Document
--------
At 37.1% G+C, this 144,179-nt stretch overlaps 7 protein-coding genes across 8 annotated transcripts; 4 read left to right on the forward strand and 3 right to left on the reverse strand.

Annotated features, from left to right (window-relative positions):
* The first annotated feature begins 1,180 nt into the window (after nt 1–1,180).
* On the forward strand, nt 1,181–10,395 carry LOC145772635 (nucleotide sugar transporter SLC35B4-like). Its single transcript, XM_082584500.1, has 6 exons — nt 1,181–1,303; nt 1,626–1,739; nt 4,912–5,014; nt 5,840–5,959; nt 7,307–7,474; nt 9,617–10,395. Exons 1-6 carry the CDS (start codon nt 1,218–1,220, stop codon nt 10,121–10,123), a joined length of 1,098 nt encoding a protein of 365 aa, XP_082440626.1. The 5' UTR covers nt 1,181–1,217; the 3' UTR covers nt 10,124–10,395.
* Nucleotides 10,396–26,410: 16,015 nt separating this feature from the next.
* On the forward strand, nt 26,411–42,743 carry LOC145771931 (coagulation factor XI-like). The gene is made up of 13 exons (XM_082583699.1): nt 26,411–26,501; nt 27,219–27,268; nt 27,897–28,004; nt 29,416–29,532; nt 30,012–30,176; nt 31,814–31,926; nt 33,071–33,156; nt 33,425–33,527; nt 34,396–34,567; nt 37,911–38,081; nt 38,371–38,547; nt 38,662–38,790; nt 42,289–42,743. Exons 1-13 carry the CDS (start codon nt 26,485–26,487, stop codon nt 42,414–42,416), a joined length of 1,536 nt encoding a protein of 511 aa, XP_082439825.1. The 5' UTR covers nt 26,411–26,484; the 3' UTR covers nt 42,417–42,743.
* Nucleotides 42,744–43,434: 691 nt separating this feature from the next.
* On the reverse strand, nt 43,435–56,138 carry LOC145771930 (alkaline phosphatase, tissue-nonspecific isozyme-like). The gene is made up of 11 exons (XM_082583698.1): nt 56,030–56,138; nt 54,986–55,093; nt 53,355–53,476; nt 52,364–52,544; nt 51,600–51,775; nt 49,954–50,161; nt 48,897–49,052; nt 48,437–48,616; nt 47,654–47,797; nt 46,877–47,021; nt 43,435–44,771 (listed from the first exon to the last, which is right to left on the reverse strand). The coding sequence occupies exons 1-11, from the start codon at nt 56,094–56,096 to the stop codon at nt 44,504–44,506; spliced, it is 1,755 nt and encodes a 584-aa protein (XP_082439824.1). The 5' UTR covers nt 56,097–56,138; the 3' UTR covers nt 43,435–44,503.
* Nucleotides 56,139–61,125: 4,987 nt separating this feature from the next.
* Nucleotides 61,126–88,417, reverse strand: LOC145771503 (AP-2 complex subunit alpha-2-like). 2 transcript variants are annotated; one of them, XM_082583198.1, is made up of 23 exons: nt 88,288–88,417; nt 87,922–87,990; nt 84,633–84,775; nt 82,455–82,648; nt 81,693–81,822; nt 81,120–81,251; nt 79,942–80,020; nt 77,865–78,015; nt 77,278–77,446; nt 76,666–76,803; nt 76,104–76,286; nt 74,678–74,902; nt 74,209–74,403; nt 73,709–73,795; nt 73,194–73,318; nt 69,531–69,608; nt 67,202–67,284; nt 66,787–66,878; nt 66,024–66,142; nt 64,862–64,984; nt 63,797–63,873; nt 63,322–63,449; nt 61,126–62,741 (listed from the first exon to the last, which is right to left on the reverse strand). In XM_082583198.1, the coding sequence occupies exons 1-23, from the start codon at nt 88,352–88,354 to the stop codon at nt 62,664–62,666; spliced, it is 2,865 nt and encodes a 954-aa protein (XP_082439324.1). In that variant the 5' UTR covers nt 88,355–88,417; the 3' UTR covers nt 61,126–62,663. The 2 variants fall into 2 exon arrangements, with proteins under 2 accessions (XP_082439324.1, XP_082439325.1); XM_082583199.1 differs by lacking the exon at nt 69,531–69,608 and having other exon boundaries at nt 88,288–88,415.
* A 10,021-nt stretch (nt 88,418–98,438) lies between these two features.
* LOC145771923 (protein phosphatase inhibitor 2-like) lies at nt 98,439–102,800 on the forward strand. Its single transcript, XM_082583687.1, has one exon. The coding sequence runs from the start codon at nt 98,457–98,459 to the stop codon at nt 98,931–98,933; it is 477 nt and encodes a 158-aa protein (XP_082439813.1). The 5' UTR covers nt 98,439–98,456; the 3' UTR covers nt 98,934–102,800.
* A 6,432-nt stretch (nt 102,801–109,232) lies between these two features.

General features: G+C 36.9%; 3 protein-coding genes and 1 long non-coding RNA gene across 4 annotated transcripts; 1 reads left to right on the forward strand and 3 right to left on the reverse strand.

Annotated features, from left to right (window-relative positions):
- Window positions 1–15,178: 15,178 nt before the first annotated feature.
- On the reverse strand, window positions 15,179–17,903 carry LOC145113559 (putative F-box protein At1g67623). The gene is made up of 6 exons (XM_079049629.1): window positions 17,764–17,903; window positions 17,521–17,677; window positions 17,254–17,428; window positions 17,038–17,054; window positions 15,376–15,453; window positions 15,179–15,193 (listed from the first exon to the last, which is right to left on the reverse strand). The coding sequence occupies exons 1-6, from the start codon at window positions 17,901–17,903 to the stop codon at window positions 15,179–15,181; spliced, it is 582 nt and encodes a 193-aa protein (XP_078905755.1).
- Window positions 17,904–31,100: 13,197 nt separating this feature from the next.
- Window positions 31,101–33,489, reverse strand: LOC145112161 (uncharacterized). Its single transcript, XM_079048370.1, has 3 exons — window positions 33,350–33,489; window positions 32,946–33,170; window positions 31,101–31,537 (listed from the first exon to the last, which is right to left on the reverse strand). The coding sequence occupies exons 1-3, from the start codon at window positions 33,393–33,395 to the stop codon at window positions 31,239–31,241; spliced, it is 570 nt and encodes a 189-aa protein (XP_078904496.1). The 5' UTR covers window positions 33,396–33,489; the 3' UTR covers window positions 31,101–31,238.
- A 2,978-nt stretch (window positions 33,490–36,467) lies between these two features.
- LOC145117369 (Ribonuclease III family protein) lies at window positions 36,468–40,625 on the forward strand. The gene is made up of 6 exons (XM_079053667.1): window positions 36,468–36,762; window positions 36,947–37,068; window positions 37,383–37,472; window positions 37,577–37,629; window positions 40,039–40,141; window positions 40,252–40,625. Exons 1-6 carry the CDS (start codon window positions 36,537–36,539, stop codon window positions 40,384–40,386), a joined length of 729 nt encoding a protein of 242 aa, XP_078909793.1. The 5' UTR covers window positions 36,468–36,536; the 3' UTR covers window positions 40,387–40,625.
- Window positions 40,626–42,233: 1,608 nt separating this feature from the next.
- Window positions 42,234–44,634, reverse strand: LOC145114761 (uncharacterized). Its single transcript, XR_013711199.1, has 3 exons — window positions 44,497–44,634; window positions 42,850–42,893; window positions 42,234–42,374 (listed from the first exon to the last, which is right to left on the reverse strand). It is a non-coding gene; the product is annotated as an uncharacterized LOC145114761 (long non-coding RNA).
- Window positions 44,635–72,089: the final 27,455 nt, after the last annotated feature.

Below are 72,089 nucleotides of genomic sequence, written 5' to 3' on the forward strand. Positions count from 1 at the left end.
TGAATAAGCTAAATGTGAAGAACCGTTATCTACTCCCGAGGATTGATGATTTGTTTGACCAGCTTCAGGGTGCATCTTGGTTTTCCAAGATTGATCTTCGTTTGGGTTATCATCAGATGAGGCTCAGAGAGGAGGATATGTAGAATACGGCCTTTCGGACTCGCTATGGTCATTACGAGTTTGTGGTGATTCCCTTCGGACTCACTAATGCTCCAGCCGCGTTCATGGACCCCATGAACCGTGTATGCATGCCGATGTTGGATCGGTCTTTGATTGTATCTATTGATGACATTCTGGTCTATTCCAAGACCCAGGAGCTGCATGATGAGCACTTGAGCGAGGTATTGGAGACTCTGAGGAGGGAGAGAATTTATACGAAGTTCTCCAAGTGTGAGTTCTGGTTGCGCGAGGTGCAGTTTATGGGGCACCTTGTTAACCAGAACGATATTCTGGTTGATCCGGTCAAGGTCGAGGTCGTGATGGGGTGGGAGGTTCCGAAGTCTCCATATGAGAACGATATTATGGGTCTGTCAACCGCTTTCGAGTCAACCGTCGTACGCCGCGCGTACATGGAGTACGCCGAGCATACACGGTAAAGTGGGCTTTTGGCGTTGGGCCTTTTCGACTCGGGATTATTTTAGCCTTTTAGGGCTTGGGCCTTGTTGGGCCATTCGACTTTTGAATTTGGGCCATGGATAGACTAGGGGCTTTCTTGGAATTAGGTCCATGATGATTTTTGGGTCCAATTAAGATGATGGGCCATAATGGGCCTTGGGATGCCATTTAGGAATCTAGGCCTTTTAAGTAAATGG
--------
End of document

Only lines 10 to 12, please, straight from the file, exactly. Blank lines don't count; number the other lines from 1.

* Nucleotides 61,126–88,417, reverse strand: LOC145771503 (AP-2 complex subunit alpha-2-like). 2 transcript variants are annotated; one of them, XM_082583198.1, is made up of 23 exons: nt 88,288–88,417; nt 87,922–87,990; nt 84,633–84,775; nt 82,455–82,648; nt 81,693–81,822; nt 81,120–81,251; nt 79,942–80,020; nt 77,865–78,015; nt 77,278–77,446; nt 76,666–76,803; nt 76,104–76,286; nt 74,678–74,902; nt 74,209–74,403; nt 73,709–73,795; nt 73,194–73,318; nt 69,531–69,608; nt 67,202–67,284; nt 66,787–66,878; nt 66,024–66,142; nt 64,862–64,984; nt 63,797–63,873; nt 63,322–63,449; nt 61,126–62,741 (listed from the first exon to the last, which is right to left on the reverse strand). In XM_082583198.1, the coding sequence occupies exons 1-23, from the start codon at nt 88,352–88,354 to the stop codon at nt 62,664–62,666; spliced, it is 2,865 nt and encodes a 954-aa protein (XP_082439324.1). In that variant the 5' UTR covers nt 88,355–88,417; the 3' UTR covers nt 61,126–62,663. The 2 variants fall into 2 exon arrangements, with proteins under 2 accessions (XP_082439324.1, XP_082439325.1); XM_082583199.1 differs by lacking the exon at nt 69,531–69,608 and having other exon boundaries at nt 88,288–88,415.
* A 10,021-nt stretch (nt 88,418–98,438) lies between these two features.
* LOC145771923 (protein phosphatase inhibitor 2-like) lies at nt 98,439–102,800 on the forward strand. Its single transcript, XM_082583687.1, has one exon. The coding sequence runs from the start codon at nt 98,457–98,459 to the stop codon at nt 98,931–98,933; it is 477 nt and encodes a 158-aa protein (XP_082439813.1). The 5' UTR covers nt 98,439–98,456; the 3' UTR covers nt 98,934–102,800.